countersigned by medical directors upon their assignment to duty as nurses within their departments.
2. Assignments of "women nurses" to duty in general hospitals will only be made upon application by the surgeons in charge, through medical directors, to Miss Dix or her agents, for the number they require, not exceeding one to every thirty beds.
3. No females, except hospital matrons, will be employed in general hospitals, or, after December 31, 1863, borne upon the muster and pay rolls, without such certificate of approval and regular assignment, unless specially appointed by the Surgeon- General.
4. Women nurses while on duty in general hospitals are under the exclusive control of the senior medical officer, who will direct their several duties, and may be discharged by him when considered super-numerary, or for incompetency, insubordination, or violation of his orders. Such discharge, with the reasons therefor, being indorsed upon the certificate, will be at once returned to Miss Dix.
By order of the Secretary of War:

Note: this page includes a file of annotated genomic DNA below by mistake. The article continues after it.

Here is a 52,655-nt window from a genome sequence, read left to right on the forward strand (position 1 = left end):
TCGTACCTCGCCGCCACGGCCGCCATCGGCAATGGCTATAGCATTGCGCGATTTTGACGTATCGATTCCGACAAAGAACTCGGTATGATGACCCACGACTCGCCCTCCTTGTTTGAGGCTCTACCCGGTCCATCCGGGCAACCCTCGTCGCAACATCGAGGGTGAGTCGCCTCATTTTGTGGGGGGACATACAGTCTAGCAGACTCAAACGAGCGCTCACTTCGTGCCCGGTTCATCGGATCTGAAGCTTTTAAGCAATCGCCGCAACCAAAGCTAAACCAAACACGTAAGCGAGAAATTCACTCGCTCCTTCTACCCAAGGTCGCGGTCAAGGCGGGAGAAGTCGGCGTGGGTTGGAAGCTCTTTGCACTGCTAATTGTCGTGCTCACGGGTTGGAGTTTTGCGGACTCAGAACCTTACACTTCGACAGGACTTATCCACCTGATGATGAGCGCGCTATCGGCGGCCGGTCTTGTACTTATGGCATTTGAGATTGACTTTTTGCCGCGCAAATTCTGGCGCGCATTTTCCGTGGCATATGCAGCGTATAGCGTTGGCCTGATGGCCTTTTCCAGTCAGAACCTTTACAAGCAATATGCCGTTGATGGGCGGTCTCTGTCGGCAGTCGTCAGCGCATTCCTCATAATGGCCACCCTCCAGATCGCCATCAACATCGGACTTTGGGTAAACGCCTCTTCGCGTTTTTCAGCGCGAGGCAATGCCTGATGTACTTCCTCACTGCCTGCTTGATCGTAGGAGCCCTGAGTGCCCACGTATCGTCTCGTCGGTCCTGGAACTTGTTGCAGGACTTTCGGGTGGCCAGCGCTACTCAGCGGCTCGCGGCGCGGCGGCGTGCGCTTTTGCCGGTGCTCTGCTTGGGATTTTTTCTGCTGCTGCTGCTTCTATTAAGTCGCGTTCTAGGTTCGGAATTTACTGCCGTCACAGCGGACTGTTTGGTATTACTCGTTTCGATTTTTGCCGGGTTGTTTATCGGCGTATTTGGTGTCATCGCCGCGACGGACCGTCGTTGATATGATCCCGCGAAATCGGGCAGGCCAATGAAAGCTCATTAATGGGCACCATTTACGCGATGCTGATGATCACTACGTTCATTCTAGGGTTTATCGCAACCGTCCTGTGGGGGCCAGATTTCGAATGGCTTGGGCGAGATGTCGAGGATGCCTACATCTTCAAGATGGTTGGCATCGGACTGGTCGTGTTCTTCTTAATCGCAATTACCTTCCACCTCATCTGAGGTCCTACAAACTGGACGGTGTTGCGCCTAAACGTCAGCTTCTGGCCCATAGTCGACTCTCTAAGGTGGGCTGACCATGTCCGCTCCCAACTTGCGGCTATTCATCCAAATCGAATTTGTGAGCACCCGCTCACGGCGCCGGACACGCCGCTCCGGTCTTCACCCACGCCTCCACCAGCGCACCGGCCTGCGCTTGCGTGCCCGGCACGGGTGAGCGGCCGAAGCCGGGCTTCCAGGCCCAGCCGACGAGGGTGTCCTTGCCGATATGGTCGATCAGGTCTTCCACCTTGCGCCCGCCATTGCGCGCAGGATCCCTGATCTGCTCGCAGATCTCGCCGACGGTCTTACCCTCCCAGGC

E. D. TOWNSEND,
OFFICE COMMISSARY-GENERAL OF SUBSISTENCE,
Washington City, October 29, 1863.
Honorable EDWARD M. STANTON,
Secretary of War:
SIR: I have the honor to submit the following report of the operations of this department during the past year:
The subsistence for the Army, with the exceptions of fresh beef and flour, has in great part been procured by advertising for bids, and selecting the lowest for suitable articles, in the cities of Boston, New York, Philadelphia, Baltimore, Cincinnati, Louisville, and Saint Louis.
Flour has, when possible, been procured in the same manner at points nearer to our armies. Fresh beef has been obtained in general by contract; sometimes on the hoof and at other times from the block.
On the coast of the Carolina and the Gulf, and, for a large portion of the year, at New Orleans, beef has been forwarded on the hoof from New York.
It is believed that at every point the troops have been supplied with abundance of good, wholesome food, and that if in movements of our armies a temporary want has been felt, it has not been due to any cause over which the officers of this department had control.
In addition to the troops, subsistence has been furnished to all prisoners, whether political or war, to large numbers of contrabands, and to suffering Union families found by our armies in the rebel States.
Great improvement has taken place in the rendering of their accounts by volunteer officers, although cases of neglect still exist.
The few regular officers of this department have had heavy labors and responsibilities imposed upon them, and have exhibited intelligence, integrity, and zeal.
With great respect, your most obedient servant,
J. P. TAYLOR,
Commissary-General of Subsistence.